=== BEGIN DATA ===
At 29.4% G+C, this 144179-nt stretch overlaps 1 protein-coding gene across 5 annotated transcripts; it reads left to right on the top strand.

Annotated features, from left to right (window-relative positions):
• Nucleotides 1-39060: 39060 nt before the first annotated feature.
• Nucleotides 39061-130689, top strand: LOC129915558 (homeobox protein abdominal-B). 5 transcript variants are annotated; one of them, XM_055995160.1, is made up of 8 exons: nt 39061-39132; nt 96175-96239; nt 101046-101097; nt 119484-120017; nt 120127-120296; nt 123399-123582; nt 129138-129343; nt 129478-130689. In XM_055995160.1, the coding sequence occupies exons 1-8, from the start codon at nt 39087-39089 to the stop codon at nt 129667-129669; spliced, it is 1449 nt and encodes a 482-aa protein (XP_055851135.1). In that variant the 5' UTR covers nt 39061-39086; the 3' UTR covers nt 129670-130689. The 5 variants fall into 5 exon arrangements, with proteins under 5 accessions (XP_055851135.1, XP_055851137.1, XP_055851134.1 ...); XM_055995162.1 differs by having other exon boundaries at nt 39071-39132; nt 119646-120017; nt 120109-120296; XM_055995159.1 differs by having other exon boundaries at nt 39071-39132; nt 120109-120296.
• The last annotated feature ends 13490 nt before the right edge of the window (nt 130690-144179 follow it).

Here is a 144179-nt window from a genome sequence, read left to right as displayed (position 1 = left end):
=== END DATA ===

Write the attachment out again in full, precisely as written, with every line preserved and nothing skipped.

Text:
At 29.4% G+C, this 144179-nt stretch overlaps 1 protein-coding gene across 5 annotated transcripts; it reads left to right on the top strand.

Annotated features, from left to right (window-relative positions):
• Nucleotides 1-39060: 39060 nt before the first annotated feature.
• Nucleotides 39061-130689, top strand: LOC129915558 (homeobox protein abdominal-B). 5 transcript variants are annotated; one of them, XM_055995160.1, is made up of 8 exons: nt 39061-39132; nt 96175-96239; nt 101046-101097; nt 119484-120017; nt 120127-120296; nt 123399-123582; nt 129138-129343; nt 129478-130689. In XM_055995160.1, the coding sequence occupies exons 1-8, from the start codon at nt 39087-39089 to the stop codon at nt 129667-129669; spliced, it is 1449 nt and encodes a 482-aa protein (XP_055851135.1). In that variant the 5' UTR covers nt 39061-39086; the 3' UTR covers nt 129670-130689. The 5 variants fall into 5 exon arrangements, with proteins under 5 accessions (XP_055851135.1, XP_055851137.1, XP_055851134.1 ...); XM_055995162.1 differs by having other exon boundaries at nt 39071-39132; nt 119646-120017; nt 120109-120296; XM_055995159.1 differs by having other exon boundaries at nt 39071-39132; nt 120109-120296.
• The last annotated feature ends 13490 nt before the right edge of the window (nt 130690-144179 follow it).

Here is a 144179-nt window from a genome sequence, read left to right as displayed (position 1 = left end):